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Admittedly, summer has been particularly slow in regards to blog content. Perhaps it’s the lazy days of the season that make writing out of reach for me, or possibly because I just didn’t have much going on that warranted a blog post. However, that has changed.

I’m going to talk about World of Warcraft and game addiction. More specifically, my own experiences with the game and what happened as a result.

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What is Going On With Final Fantasy XV’s Soundtrack?

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Photo by ManicMorFF @ Morguefile.com

I have to stop making announcements about what I’m going to write about next because I tend to shuffle around articles. I am still planning on that Final Fantasy VII Advent Children review, since I have seen the movie several times as to highlight flaws with the narrative. But now I have a different issue.

Recently I took the time to pick up a copy of Final Fantasy XV, and for the first time in a long time, I was tempted to pick up the deluxe edition. This temptation was left unfulfilled because I wanted something very specific: the game’s soundtrack.

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The Apathy of Mighty No. 9

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As with many game releases, I often hold back for a while in order to get a more accurate and less charged point of view. I had heard of the infamous “Mighty No. 9”, helmed by Keiji Inafune. While he was not the creator of the Mega Man franchise as is often believed, he certainly was a major part of it.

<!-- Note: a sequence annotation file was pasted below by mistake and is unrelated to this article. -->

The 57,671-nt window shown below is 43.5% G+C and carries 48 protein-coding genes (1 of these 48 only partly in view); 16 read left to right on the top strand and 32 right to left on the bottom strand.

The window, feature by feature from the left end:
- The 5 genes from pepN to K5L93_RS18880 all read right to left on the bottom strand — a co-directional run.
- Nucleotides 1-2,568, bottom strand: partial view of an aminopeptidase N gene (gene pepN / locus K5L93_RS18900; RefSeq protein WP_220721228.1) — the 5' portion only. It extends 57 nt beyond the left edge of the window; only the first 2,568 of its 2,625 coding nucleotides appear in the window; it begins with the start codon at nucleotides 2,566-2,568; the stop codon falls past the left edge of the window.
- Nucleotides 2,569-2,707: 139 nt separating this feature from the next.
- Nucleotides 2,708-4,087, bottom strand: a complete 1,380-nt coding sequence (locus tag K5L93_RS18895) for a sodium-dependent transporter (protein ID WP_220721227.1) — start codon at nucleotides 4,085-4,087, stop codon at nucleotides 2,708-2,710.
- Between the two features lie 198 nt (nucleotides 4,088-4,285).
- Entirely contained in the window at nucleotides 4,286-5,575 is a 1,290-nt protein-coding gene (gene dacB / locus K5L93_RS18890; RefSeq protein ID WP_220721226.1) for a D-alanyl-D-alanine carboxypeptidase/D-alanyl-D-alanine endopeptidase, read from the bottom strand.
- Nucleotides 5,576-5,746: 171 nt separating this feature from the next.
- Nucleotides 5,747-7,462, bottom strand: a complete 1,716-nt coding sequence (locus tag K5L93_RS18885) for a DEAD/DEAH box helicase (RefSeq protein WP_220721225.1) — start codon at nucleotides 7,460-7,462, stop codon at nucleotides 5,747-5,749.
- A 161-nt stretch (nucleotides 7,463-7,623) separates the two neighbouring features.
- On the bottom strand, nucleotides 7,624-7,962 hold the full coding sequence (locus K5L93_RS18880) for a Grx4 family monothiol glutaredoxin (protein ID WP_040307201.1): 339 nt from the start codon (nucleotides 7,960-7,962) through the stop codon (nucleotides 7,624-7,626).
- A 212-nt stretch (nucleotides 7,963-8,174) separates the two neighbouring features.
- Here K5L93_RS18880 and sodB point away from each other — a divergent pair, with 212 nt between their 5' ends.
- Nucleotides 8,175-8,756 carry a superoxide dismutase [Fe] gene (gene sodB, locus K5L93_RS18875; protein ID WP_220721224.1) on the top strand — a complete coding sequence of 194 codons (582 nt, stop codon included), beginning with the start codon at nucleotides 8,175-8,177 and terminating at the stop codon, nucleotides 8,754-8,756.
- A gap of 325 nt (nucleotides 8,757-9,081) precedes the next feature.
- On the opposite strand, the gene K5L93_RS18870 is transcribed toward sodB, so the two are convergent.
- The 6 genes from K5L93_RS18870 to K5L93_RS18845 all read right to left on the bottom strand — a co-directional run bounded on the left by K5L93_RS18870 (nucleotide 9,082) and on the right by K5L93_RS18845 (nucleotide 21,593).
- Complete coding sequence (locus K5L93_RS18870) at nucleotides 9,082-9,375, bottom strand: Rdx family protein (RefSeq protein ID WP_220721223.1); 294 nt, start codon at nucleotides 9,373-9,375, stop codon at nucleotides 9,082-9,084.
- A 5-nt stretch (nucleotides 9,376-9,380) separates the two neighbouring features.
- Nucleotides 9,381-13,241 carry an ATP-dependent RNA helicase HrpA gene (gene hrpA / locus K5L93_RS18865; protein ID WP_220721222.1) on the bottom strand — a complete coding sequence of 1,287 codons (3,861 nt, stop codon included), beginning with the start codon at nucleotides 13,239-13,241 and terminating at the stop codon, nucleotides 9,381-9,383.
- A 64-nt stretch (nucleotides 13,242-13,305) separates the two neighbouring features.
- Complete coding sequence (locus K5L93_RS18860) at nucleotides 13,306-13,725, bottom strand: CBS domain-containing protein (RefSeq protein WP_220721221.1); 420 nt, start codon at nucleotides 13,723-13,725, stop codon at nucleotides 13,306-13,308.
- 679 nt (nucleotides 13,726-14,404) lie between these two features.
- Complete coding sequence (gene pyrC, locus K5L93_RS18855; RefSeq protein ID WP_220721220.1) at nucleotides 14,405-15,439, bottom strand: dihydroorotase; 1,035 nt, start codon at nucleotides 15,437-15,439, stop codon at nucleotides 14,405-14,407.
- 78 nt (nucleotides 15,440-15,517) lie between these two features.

There is a certain element of modern folklore to Mighty No. 9’s development history. Indeed, many can easily recount Mighty No. 9’s rise and fall.

As I mentioned in a previous post, Capcom virtually demolished the Mega Man franchise after Keiji Inafune’s severance, relegating the property to cameo appearances (which varied from extremely unflattering to being fairly well-received) and an abysmal mobile game with gameplay so stripped down that it was easily replicated within 24 hours, minus the card game aspect.

So fans were eager to back Inafune’s Kickstarter, the spiritual successor to Mega Man known as Mighty No. 9. But how was that going to play out?

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Session One of “Curse of The Lonely Hearts”

 

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Photo by GaborfromHungary at Morguefile.com

 

This past Sunday I began my first session of my therapeutic Dungeons and Dragons campaign. I took careful notes during the session as to preserve what had happened. All in all, it was a successful session and my therapist and I both agreed to hold several sessions. I wanted to see where this goes.

Since we only had an hour, we played a streamlined campaign. What this really means is that combat was extraordinarily simplified, which was assisted by the fact that it was a one on one session. Since she was busy with work, I took the time to pick up the Sword Coast Adventurer’s Guide so she could have a premade world to drop Halador into.

I was told some information that Halador doesn’t know. Omveus’s plan is to bring winter to the city of Neverwinter. I assume that he’s going to target the fire elementals that warm the river in Neverwinter Wood underneath Mount Hotenow.

The rest of the adventure notes are as follows. It began, appropriately enough, with Halador celebrating his birthday. All of it comes from Halador’s perspective. This is his story.